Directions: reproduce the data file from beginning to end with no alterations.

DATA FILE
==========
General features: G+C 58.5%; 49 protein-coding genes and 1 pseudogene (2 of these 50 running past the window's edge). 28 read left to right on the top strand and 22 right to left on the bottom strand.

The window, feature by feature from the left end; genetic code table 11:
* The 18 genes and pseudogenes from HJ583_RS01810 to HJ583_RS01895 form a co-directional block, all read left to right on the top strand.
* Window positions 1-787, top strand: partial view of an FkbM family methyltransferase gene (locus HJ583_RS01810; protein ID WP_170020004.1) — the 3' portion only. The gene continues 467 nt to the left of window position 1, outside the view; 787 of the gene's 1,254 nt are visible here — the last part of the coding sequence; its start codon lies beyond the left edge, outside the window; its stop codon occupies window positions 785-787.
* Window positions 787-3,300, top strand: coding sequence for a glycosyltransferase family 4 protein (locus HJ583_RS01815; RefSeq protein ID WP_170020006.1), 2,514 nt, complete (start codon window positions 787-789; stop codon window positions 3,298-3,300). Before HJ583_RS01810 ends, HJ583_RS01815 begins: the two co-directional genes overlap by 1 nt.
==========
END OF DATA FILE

General features: G+C 58.5%; 49 protein-coding genes and 1 pseudogene (2 of these 50 running past the window's edge). 28 read left to right on the top strand and 22 right to left on the bottom strand.

The window, feature by feature from the left end; genetic code table 11:
* The 18 genes and pseudogenes from HJ583_RS01810 to HJ583_RS01895 form a co-directional block, all read left to right on the top strand.
* Window positions 1-787, top strand: partial view of an FkbM family methyltransferase gene (locus HJ583_RS01810; protein ID WP_170020004.1) — the 3' portion only. The gene continues 467 nt to the left of window position 1, outside the view; 787 of the gene's 1,254 nt are visible here — the last part of the coding sequence; its start codon lies beyond the left edge, outside the window; its stop codon occupies window positions 785-787.
* Window positions 787-3,300, top strand: coding sequence for a glycosyltransferase family 4 protein (locus HJ583_RS01815; RefSeq protein ID WP_170020006.1), 2,514 nt, complete (start codon window positions 787-789; stop codon window positions 3,298-3,300). Before HJ583_RS01810 ends, HJ583_RS01815 begins: the two co-directional genes overlap by 1 nt.